First-time buyers writing a wish-list of favourite locations would invariably put Upper Street, Islington, at the top as a recognition of its incredible mix of bars, restaurants, shops, theatres and cinemas.
Islington, however, is one of the most expensive parts of the capital — recent research by Savills found property in the postcode costs £793 per sq ft, and the area has consistently outperformed most other London boroughs during the recession.
This is why affordable housing in N1 is rare. Nonetheless, Origin Housing is just about to launch Inspire, with 21 shared ownership flats close to the north end of Upper Street, and also within an easy stroll of Highbury Fields and Highbury & Islington Tube and Overground station.
Gareth Jones, Origin's development director, says: "Inspire has got everything on the doorstep and although it's a busy area, with the Emirates Stadium nearby, it is on Corsica Street, which is very quiet. It is a little haven."
The flats at Inspire (0800 068 8990; originsales.co.uk) are well-designed, with floor-to-ceiling windows and a private balcony or terrace. The development of 30 homes (nine are to be rented) will be ready by late summer.
However, by affordable housing scheme standards, they are not cheap. Prices start at £83,750 for a 25 per cent share of a one-bedroom apartment valued at £335,000.
Total monthly costs (including mortgage repayments, rental and service charge) will be around £1,193. Applicants need a minimum income of £32,338 a year to qualify.
Two-bedroom flats start at £110,000 for a 25 per cent share of a property worth £440,000, for which the total monthly costs will be around £1,500.
Jones says consideration has been paid to whether the properties are affordable to people on modest (by London standards) salaries. He anticipates that the larger flats will be bought by couples, and on that basis it is cheaper than renting locally.
While the share the new buyers will own is small, Jones believes there are plenty of people who will feel that the buzzy Islington location outweighs that disadvantage.
And when it comes to moving on, a property in such an area has the best chance of capital growth. "I think that is always a big motivation for people who don't want to carry on renting for ever," says Jones.
PIONEER IN CANNING TOWN
For home hunters wanting to pay a little less for a larger share, then Millennium Horizon, the latest offering from Notting Hill Home Ownership, could be just the thing.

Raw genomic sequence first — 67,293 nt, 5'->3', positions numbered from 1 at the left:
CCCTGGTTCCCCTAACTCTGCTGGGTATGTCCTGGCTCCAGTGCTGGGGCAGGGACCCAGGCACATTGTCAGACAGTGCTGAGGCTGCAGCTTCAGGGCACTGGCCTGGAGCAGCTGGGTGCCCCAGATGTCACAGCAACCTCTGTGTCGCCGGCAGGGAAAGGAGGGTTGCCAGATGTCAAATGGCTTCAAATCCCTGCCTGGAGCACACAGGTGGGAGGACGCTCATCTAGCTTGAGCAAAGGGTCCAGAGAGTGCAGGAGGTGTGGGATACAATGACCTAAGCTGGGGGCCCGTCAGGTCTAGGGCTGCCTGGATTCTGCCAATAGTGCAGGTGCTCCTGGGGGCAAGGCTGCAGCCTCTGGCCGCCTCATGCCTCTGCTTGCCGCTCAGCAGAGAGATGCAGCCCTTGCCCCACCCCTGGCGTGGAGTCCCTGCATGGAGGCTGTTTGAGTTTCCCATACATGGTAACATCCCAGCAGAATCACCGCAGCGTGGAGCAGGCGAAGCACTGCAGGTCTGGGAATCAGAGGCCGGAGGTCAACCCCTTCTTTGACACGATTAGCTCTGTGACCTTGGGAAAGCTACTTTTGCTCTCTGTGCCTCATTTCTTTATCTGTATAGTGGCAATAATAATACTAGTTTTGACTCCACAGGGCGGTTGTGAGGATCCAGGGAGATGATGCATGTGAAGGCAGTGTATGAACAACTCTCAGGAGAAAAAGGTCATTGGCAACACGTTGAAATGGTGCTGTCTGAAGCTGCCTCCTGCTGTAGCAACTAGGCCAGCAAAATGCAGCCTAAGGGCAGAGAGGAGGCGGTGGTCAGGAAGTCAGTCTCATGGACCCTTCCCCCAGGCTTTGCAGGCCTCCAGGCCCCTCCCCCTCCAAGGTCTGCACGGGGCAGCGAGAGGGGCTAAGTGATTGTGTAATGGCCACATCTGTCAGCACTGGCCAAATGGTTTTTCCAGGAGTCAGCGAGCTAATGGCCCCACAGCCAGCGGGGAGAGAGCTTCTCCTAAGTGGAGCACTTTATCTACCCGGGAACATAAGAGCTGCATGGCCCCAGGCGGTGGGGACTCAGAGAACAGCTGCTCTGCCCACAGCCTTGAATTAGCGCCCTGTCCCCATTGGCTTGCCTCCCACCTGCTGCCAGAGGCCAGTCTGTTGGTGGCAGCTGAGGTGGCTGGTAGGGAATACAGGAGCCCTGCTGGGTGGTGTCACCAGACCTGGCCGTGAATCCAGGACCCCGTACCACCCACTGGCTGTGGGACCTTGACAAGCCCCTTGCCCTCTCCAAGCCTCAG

It launched on June 23, with 30 one- and two-bedroom apartments within the multibillion-pound Canning Town and Custom House regeneration zone.
Eventually there will be 650 homes, plus shops and cafés on the site, and there are plans for 10,000 new homes in the wider area.
One-bedroom flats at Millennium Horizon (020 8357 4444; nhhg.org.uk) start at £76,000 for a 40 per cent share of a flat valued at £190,000; two-bedrooms start at £96,000 for a 40 per cent share of a flat valued at £240,000.
Many have balconies or terraces, and residents will be able to share a landscaped "podium" garden with great views across the City. There are also rooftop allotments.
LINKS TO THE CITY
Canning Town Station (Jubilee Line and DLR) is two stops from Canary Wharf so it would be nifty for City workers. The O2 Centre and London City Airport are 10 minutes away.
However, Canning Town has historically been one of the deprived parts of London. While the regeneration plans are impressive, buying into such a project is always something of a gamble, and the area will be a building site for many years to come.
At present, lifestyle facilities — shops, bars and restaurants — just aren't there. But Mark Vaughan, managing director of Notting Hill Home Ownership, believes the scheme represents a great opportunity.
"With its affordability, excellent transport links and modern specification, Millennium Horizon is set to be popular with City workers and London creatives looking to buy their first home in a relatively central, historic location," he said. "We expect these apartments to be in great demand."